Africa’s attempts to combat malaria on the continent could be undermined by low quality or counterfeit drugs according to a new research study. The research, published in Malaria Journal [gated] looked at seven collections of suspiciously packaged malaria drugs in eleven African countries or preparing for shipment to Africa. The project found the presence of a variety of both counterfeit or sub-standard (containing low levels of antimalarials) drugs.
The existence of counterfeit and substandard drugs in Africa is a significant threat to anti-malaria efforts on the continent. First, recipients of bad anti-malarials face prolonged illness and death if the drugs they acquire (often at great personal expense) are not real. The drugs can also cause misdiagnosis if health workers assume that the drugs were ineffective for some reason other than being counterfeit or substandard. Second, low quality drugs with sub-therapeutic amounts of anti-malarial increase the likelihood of breeding drug resistance in malaria, creating a public health threat extending far beyond the patient.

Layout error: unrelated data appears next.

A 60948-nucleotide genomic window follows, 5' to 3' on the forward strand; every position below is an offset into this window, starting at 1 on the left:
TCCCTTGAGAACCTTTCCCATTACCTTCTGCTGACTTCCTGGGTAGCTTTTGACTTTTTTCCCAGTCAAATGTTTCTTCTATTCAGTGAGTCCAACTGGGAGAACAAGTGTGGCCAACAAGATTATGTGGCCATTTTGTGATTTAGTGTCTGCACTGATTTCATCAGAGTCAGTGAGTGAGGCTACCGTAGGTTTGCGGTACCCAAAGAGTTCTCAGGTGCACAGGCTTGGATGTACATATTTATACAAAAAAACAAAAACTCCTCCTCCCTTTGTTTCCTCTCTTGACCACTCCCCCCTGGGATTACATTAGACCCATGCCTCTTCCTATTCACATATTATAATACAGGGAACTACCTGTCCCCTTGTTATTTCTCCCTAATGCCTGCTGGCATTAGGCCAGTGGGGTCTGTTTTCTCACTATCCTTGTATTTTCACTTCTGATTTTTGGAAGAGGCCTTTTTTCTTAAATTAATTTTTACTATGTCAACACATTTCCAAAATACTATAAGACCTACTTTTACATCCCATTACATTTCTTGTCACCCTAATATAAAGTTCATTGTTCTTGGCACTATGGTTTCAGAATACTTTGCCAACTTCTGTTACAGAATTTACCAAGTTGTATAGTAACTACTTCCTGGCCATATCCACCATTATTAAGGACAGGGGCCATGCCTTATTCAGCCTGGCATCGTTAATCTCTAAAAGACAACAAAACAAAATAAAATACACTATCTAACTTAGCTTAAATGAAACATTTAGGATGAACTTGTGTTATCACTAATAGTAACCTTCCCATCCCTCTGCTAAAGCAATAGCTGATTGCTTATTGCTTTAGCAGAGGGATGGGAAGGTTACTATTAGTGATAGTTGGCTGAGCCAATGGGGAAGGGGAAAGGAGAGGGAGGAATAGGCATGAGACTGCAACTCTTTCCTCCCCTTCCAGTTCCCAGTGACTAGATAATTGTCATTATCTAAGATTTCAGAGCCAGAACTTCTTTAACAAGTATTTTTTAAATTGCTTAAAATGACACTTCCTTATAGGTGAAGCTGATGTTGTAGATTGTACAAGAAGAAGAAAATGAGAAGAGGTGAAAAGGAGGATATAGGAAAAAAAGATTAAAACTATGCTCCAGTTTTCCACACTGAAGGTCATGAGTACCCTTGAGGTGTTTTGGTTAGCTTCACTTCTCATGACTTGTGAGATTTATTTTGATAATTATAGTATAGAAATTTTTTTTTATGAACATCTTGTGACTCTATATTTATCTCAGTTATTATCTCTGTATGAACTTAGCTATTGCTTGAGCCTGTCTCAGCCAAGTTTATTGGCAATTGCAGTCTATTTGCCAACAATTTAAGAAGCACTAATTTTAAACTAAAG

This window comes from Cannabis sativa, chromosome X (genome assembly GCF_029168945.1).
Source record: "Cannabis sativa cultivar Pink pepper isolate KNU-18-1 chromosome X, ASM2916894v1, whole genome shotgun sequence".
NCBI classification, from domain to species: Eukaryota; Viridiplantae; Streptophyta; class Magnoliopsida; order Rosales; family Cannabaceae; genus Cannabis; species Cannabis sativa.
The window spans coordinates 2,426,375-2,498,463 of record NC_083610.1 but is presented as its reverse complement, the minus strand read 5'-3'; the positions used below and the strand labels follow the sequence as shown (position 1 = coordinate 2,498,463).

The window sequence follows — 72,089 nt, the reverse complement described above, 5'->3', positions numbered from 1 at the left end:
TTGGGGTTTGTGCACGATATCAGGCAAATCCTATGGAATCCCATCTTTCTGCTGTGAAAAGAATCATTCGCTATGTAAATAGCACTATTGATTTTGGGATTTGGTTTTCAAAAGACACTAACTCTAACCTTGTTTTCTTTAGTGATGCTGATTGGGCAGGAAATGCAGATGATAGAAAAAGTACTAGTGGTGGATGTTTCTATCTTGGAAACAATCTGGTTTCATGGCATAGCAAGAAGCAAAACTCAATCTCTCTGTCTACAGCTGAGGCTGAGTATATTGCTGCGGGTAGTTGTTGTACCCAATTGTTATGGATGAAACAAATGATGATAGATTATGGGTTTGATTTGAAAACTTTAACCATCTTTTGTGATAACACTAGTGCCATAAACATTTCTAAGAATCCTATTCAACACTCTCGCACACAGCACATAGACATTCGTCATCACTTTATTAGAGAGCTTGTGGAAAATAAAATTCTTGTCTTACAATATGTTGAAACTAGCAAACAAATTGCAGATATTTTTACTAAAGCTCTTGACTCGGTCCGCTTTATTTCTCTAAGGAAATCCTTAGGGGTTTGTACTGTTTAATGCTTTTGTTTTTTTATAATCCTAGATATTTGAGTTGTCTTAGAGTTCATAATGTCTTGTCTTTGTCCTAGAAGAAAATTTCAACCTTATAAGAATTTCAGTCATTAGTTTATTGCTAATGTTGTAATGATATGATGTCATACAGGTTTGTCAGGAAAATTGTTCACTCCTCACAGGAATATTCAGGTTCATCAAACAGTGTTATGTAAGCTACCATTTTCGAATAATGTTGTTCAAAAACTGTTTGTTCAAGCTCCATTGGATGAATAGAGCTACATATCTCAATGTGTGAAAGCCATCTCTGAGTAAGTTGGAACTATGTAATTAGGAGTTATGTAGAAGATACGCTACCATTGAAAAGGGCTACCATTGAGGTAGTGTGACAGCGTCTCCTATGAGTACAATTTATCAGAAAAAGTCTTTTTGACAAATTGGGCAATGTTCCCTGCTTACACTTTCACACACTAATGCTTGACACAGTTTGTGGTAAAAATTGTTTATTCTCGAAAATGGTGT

The researchers were careful to state that because they actively sought out suspicious looking malaria drug packaging, nothing in their paper can be used to determine the overall prevalence of counterfeit or low-quality malaria drugs in Africa. Weak pharmaceutical governance in many countries has hampered efforts to determine how large a problem is counterfeit or sub-quality drugs. What we do know is where the counterfeit drugs came from. Analysis of the pollen founded in the samples allowed the researchers to track the drugs to eastern Asia.
The research makes clear the need for improved international drug regulation, particularly of pharmaceutical manufacturers in China, to help track the extent of the problem from counterfeit and substandard anti-malaria drugs and protect against them.